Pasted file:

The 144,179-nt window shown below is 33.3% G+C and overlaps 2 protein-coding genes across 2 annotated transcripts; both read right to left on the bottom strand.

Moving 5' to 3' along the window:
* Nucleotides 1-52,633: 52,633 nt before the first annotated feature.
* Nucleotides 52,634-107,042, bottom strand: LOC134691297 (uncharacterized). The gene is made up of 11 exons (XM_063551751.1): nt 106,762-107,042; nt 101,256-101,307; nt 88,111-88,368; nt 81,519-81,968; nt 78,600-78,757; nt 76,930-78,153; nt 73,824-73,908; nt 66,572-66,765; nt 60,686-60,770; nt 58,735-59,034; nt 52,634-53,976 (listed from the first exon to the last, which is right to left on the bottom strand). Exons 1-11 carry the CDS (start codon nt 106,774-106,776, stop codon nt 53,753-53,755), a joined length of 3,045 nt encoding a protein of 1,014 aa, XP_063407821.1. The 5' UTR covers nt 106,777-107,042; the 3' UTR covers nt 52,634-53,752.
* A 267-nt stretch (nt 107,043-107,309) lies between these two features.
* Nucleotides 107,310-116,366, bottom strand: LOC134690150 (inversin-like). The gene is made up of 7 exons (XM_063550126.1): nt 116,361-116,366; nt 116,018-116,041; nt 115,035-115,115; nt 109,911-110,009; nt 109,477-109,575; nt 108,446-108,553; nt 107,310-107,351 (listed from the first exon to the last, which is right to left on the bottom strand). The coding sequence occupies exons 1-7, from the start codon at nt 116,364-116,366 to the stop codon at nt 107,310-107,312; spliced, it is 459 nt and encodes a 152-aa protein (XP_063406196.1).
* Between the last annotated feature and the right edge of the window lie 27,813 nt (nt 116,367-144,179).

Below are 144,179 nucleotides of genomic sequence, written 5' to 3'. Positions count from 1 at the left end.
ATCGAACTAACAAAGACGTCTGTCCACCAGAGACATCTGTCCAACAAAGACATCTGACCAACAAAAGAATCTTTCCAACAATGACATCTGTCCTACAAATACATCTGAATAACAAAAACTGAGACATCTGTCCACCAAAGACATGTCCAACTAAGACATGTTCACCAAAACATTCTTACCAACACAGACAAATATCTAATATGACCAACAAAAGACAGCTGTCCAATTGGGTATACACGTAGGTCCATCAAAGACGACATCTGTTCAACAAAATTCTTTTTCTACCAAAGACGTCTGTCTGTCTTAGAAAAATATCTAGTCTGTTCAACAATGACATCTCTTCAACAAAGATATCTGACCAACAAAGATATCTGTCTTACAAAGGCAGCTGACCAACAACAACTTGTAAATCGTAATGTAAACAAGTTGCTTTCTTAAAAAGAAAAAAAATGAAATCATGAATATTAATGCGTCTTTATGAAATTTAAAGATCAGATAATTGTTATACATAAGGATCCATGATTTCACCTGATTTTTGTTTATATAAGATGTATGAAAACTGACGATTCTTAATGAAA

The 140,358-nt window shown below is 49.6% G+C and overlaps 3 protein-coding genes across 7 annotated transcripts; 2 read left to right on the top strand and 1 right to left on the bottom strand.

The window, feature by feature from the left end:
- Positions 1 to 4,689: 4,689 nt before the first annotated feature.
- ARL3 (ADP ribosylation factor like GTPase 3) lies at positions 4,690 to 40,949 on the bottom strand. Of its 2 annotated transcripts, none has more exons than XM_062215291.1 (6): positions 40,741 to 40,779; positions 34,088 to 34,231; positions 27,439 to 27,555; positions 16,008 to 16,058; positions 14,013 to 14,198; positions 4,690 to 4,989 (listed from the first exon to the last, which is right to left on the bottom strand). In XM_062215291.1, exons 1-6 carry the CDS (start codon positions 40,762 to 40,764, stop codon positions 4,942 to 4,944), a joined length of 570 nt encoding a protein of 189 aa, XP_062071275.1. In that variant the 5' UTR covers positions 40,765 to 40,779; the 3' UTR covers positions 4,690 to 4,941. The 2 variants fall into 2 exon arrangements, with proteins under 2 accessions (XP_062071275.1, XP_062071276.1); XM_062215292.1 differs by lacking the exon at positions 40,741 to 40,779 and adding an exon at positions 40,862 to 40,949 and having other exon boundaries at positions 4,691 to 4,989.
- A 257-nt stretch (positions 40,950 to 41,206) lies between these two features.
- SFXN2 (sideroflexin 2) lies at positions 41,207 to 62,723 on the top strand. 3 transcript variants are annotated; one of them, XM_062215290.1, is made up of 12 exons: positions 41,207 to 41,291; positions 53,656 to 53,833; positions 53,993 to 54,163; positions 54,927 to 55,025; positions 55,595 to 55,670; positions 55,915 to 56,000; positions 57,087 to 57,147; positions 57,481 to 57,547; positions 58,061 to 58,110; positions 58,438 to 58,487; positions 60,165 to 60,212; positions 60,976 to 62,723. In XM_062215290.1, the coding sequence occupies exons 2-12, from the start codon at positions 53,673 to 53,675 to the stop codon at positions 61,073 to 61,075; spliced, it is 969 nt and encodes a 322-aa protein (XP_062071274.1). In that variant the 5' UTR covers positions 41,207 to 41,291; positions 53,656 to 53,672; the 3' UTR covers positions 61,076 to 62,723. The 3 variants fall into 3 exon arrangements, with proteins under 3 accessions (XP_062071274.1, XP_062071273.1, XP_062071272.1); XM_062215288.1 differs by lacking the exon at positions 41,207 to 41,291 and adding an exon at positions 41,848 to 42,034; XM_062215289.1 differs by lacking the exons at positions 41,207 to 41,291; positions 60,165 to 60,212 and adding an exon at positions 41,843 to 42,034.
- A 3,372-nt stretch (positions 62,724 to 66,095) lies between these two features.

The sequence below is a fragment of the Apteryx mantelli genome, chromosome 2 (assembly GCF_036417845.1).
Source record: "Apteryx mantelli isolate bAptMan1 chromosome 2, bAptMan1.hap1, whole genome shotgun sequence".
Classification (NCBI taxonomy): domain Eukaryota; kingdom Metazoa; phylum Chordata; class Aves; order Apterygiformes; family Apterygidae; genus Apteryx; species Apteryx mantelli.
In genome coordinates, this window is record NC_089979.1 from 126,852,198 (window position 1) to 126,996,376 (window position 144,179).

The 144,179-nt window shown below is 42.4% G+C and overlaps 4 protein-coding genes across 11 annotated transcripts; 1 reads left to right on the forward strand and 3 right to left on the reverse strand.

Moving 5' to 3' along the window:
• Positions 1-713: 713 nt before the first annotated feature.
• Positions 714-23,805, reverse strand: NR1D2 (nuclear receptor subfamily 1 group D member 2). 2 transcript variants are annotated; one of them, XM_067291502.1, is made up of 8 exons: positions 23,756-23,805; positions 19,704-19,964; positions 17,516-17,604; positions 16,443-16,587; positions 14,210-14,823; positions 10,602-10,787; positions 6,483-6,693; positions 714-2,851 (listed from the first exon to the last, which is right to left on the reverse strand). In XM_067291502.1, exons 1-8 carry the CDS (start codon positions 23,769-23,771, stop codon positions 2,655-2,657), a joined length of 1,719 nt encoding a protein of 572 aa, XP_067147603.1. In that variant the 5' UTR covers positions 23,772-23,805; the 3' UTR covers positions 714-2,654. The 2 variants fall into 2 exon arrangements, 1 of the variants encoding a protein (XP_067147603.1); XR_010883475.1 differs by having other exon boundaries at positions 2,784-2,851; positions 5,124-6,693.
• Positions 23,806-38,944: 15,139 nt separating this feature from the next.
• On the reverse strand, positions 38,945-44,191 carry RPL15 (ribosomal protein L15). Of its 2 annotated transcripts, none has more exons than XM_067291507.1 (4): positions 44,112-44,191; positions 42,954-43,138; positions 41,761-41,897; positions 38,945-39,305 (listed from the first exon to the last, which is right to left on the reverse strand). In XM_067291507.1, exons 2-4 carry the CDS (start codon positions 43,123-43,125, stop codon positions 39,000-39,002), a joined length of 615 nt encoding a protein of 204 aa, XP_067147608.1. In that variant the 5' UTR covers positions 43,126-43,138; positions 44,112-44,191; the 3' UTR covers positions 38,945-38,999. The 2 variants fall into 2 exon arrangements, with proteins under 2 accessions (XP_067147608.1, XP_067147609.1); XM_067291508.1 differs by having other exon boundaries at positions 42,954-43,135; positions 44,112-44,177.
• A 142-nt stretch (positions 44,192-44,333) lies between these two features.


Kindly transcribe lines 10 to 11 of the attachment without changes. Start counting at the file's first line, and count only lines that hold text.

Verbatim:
The 140,358-nt window shown below is 49.6% G+C and overlaps 3 protein-coding genes across 7 annotated transcripts; 2 read left to right on the top strand and 1 right to left on the bottom strand.

The window, feature by feature from the left end: